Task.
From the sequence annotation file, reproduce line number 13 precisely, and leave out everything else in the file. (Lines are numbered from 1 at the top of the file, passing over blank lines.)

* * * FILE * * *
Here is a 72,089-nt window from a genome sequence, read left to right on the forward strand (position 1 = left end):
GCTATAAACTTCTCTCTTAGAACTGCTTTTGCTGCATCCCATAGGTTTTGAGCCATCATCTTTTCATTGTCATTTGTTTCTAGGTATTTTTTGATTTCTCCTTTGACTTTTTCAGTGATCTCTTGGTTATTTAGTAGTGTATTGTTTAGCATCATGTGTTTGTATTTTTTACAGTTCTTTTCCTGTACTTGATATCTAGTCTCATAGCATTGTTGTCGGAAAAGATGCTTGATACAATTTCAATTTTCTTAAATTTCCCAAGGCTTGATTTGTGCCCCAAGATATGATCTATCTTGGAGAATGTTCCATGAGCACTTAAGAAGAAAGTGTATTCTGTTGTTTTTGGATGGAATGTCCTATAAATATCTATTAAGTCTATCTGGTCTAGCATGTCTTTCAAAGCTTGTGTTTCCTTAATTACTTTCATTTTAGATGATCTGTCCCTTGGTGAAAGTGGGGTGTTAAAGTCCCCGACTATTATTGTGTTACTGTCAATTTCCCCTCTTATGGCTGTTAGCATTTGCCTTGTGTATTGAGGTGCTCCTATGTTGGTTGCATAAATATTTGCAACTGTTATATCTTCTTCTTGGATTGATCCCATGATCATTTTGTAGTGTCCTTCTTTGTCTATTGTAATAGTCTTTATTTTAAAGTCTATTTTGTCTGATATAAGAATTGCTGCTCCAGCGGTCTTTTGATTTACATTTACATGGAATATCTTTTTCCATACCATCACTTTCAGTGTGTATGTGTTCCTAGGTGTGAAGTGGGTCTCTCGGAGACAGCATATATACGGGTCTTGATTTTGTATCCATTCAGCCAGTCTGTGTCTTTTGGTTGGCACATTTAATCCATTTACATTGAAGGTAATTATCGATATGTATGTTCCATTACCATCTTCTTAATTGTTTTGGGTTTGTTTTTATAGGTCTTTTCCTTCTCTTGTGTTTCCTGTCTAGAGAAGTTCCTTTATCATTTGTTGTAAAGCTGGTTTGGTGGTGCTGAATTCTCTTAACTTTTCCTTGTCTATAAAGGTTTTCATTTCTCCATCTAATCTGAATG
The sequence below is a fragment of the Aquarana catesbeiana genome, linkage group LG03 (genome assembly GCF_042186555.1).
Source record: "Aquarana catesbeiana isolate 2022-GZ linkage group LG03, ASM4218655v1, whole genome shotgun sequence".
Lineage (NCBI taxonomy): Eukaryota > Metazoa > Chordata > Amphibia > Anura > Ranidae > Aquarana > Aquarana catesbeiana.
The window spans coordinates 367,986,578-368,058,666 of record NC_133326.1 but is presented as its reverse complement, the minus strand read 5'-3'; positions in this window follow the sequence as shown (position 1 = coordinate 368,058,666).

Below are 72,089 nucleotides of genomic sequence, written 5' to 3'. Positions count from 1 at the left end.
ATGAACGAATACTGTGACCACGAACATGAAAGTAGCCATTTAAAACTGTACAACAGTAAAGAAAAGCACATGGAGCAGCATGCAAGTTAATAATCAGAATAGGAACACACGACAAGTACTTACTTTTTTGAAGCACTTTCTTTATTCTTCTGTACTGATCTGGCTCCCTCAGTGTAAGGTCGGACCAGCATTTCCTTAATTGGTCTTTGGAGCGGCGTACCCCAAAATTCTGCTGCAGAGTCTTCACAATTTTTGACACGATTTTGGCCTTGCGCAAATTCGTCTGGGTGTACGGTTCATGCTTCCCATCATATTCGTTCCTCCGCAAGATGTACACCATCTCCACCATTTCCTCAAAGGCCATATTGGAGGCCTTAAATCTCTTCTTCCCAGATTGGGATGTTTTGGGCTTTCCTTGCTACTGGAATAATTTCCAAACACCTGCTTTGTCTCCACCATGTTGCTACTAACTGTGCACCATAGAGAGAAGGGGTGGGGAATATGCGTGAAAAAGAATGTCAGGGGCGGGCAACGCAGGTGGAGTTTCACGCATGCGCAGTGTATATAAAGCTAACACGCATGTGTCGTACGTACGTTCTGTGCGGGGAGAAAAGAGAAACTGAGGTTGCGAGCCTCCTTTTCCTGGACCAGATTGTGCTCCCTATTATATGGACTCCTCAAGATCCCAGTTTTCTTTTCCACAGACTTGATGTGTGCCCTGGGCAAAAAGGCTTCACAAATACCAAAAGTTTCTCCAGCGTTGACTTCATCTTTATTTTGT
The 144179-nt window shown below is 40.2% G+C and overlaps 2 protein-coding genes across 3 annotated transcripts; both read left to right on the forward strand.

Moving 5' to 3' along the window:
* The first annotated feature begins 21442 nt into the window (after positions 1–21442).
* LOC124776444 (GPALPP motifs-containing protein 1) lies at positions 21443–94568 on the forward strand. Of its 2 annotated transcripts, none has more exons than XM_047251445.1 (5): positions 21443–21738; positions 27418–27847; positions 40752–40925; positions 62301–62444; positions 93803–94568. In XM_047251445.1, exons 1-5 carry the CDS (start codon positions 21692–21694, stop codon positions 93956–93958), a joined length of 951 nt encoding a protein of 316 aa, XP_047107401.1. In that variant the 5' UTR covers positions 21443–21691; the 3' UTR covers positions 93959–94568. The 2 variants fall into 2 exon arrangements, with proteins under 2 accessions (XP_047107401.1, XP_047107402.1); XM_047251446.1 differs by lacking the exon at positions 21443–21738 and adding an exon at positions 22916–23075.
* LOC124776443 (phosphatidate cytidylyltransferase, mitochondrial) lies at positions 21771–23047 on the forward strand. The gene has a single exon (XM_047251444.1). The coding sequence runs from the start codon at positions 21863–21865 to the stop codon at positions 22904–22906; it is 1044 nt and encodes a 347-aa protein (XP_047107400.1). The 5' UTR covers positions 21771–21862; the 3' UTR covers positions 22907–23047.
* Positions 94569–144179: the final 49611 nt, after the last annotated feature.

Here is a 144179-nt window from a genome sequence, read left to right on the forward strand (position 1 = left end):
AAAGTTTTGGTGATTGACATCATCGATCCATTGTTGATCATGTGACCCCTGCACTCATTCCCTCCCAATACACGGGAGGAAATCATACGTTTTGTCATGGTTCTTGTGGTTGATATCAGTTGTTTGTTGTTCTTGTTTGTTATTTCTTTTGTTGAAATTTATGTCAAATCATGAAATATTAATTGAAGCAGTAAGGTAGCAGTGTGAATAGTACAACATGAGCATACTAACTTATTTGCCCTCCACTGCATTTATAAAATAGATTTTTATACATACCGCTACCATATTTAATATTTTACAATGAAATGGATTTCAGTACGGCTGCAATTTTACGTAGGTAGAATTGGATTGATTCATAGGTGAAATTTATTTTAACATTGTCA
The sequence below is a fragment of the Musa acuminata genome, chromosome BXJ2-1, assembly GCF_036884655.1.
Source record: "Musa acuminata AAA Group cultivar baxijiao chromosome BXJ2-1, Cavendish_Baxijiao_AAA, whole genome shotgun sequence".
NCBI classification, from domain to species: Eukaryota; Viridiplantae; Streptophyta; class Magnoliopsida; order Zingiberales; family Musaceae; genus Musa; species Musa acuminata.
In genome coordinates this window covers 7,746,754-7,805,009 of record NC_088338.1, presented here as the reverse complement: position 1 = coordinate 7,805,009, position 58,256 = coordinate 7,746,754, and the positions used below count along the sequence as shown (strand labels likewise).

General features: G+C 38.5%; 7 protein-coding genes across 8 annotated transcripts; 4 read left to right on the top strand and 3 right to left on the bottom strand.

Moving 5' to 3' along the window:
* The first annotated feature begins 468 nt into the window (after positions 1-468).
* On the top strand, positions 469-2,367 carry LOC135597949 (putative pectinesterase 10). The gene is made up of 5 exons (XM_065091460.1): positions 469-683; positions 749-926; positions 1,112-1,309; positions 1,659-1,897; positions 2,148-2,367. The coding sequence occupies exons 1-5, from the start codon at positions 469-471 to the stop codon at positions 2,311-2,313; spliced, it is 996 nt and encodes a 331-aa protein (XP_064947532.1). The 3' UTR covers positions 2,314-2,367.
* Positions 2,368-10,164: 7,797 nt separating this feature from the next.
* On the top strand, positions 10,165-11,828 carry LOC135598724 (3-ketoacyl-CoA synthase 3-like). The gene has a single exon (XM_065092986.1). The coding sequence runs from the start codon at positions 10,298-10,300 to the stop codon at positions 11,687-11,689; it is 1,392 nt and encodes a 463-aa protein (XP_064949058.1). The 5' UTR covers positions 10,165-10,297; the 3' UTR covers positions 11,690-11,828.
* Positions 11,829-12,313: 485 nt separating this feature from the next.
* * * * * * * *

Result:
* LOC124776443 (phosphatidate cytidylyltransferase, mitochondrial) lies at positions 21771–23047 on the forward strand. The gene has a single exon (XM_047251444.1). The coding sequence runs from the start codon at positions 21863–21865 to the stop codon at positions 22904–22906; it is 1044 nt and encodes a 347-aa protein (XP_047107400.1). The 5' UTR covers positions 21771–21862; the 3' UTR covers positions 22907–23047.